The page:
Sunday, August 01, 2010

Using HTTP Response Filter in ASP.NET

In an ASP.NET application if you want to manipulate the HTML code after it has been rendered but before it is being sent back to the client, you can use a custom filter to intercept that stream and modify it according to your needs.

One scenario is injecting elements that in turn can be used by the browser in conjunction with a CSS to modify the visual appearance. Not in all cases you have access to the source code for the pages.

To demonstrate how to do that I’ll use a simple PassThroughFilter that simply forwards all method calls to the original filter.

Let me show you first how you can register the filter. There are many different places, essentially everywhere where the HttpContext.Response object is accessible. Throughout the processing of a request there are multiple events that you can use to plug in your filter. You can find a list of those events in an article that describes using an HTTP Module for implementing an intercepting filter.

But you don’t have to use an HTTP Module. You can implement your filter and then register it in various places, for example in the pages OnInit(EventArgs) override:

protected override OnInit(EventArgs e) {
   Response.Filter = new PassThroughFilter(Response.Filter);

Another option is to use the global application object for the registration (:

public class MvcApplication : HttpApplication {
   protected void Application_Start() {

   protected void Application_BeginRequest() {
      Response.Filter = new PassThroughFilter(Response.Filter);

   private static void RegisterRoutes(RouteCollection routes) {

          "Default", // Route name
          "{controller}/{action}/{id}", // URL with parameters
          new { controller = "Home", action = "Index", id = UrlParameter.Optional } // Parameter defaults


In this example I’m showing this in an MVC 2 based application but the same works for a WebForms based application, too.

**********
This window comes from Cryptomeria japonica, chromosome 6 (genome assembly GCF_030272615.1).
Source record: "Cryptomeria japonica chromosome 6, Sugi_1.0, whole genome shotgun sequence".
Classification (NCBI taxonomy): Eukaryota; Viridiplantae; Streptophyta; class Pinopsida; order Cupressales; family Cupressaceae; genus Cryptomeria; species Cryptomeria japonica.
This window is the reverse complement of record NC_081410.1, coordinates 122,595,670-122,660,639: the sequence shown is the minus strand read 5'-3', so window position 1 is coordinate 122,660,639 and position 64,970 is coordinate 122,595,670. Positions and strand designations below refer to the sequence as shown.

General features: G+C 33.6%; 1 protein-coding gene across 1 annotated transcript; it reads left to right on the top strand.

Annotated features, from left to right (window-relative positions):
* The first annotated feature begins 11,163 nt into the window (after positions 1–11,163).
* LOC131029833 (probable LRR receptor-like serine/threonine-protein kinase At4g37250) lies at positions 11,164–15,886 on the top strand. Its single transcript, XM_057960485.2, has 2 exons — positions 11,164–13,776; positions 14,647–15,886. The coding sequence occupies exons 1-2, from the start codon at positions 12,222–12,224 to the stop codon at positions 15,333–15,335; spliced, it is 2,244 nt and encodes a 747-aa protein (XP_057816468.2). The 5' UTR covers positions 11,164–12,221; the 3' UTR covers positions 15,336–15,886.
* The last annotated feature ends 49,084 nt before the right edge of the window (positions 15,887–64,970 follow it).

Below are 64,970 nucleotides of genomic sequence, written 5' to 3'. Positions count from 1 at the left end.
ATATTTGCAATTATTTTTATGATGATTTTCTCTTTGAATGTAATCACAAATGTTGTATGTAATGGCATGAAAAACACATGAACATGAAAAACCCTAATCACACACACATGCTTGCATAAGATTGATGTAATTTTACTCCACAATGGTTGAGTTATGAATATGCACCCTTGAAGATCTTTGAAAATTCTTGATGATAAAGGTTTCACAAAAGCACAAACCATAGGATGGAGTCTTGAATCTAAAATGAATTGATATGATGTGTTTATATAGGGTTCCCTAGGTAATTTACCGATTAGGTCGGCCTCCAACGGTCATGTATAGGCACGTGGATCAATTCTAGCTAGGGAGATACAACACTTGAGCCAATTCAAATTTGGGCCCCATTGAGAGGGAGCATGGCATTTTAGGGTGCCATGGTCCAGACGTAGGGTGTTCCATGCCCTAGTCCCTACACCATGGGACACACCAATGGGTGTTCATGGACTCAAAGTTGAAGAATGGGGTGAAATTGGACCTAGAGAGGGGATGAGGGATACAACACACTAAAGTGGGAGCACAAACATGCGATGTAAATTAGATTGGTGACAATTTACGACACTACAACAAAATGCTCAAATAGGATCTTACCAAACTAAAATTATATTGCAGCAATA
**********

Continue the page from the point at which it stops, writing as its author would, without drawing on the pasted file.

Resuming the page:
Where you intercept depends on your specific requirements. Once you have the basic interception in place you can manipulate the HTML stream before it is sent back to the client.

So here is the full source code for the PassThroughFilter class. Happy Coding!

using System.IO;

namespace WebPortal {
   internal class PassThroughFilter : Stream {
      public PassThroughFilter(Stream originalFilter) {
         _originalFilter = originalFilter;

      #region Overrides of Stream

      public override void Flush() {

      public override long Seek(long offset, SeekOrigin origin) {
         return _originalFilter.Seek(offset, origin);

      public override void SetLength(long value) {

      public override int Read(byte[] buffer, int offset, int count) {
         return _originalFilter.Read(buffer, offset, count);

      public override void Write(byte[] buffer, int offset, int count) {
         _originalFilter.Write(buffer, offset, count);

      public override bool CanRead {
         get { return _originalFilter.CanRead; }

      public override bool CanSeek {
         get { return _originalFilter.CanSeek; }

      public override bool CanWrite {
         get { return _originalFilter.CanWrite; }

      public override long Length {
         get { return _originalFilter.Length; }

      public override long Position {
         get { return _originalFilter.Position; }
         set { _originalFilter.Position = value; }


      private readonly Stream _originalFilter;


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